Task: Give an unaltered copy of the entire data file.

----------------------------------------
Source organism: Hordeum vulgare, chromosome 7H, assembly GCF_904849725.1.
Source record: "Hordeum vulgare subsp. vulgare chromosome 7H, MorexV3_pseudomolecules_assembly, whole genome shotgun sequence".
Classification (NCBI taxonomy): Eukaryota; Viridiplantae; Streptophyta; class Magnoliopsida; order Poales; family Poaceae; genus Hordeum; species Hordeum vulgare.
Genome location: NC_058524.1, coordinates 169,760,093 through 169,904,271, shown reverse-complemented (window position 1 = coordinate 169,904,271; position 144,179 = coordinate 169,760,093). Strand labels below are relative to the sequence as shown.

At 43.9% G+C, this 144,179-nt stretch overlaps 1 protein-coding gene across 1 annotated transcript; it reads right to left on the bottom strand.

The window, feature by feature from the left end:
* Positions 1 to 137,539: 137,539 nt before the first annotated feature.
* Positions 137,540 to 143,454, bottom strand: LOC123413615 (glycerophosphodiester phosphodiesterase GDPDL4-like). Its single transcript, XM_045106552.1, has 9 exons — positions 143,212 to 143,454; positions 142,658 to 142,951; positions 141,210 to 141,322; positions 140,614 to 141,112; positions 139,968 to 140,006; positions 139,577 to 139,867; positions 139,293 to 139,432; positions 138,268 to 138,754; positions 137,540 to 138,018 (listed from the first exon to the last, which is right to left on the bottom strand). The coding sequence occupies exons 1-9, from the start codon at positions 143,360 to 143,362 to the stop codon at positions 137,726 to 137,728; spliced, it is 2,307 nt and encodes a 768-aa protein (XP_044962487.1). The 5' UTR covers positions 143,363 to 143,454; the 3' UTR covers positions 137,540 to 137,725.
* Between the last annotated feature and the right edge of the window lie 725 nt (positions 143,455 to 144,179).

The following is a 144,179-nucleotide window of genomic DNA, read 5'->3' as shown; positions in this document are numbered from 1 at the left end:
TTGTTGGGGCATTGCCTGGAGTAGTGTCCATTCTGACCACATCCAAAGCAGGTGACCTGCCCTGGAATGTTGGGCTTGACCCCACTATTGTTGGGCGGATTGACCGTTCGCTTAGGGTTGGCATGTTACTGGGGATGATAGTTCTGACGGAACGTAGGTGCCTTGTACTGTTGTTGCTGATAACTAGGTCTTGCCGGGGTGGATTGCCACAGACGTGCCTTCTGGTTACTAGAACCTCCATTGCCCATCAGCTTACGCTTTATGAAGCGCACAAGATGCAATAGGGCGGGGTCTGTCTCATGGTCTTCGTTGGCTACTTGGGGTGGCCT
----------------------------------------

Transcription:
Source organism: Hordeum vulgare, chromosome 7H, assembly GCF_904849725.1.
Source record: "Hordeum vulgare subsp. vulgare chromosome 7H, MorexV3_pseudomolecules_assembly, whole genome shotgun sequence".
Classification (NCBI taxonomy): Eukaryota; Viridiplantae; Streptophyta; class Magnoliopsida; order Poales; family Poaceae; genus Hordeum; species Hordeum vulgare.
Genome location: NC_058524.1, coordinates 169,760,093 through 169,904,271, shown reverse-complemented (window position 1 = coordinate 169,904,271; position 144,179 = coordinate 169,760,093). Strand labels below are relative to the sequence as shown.

At 43.9% G+C, this 144,179-nt stretch overlaps 1 protein-coding gene across 1 annotated transcript; it reads right to left on the bottom strand.

The window, feature by feature from the left end:
* Positions 1 to 137,539: 137,539 nt before the first annotated feature.
* Positions 137,540 to 143,454, bottom strand: LOC123413615 (glycerophosphodiester phosphodiesterase GDPDL4-like). Its single transcript, XM_045106552.1, has 9 exons — positions 143,212 to 143,454; positions 142,658 to 142,951; positions 141,210 to 141,322; positions 140,614 to 141,112; positions 139,968 to 140,006; positions 139,577 to 139,867; positions 139,293 to 139,432; positions 138,268 to 138,754; positions 137,540 to 138,018 (listed from the first exon to the last, which is right to left on the bottom strand). The coding sequence occupies exons 1-9, from the start codon at positions 143,360 to 143,362 to the stop codon at positions 137,726 to 137,728; spliced, it is 2,307 nt and encodes a 768-aa protein (XP_044962487.1). The 5' UTR covers positions 143,363 to 143,454; the 3' UTR covers positions 137,540 to 137,725.
* Between the last annotated feature and the right edge of the window lie 725 nt (positions 143,455 to 144,179).

The following is a 144,179-nucleotide window of genomic DNA, read 5'->3' as shown; positions in this document are numbered from 1 at the left end:
TTGTTGGGGCATTGCCTGGAGTAGTGTCCATTCTGACCACATCCAAAGCAGGTGACCTGCCCTGGAATGTTGGGCTTGACCCCACTATTGTTGGGCGGATTGACCGTTCGCTTAGGGTTGGCATGTTACTGGGGATGATAGTTCTGACGGAACGTAGGTGCCTTGTACTGTTGTTGCTGATAACTAGGTCTTGCCGGGGTGGATTGCCACAGACGTGCCTTCTGGTTACTAGAACCTCCATTGCCCATCAGCTTACGCTTTATGAAGCGCACAAGATGCAATAGGGCGGGGTCTGTCTCATGGTCTTCGTTGGCTACTTGGGGTGGCCT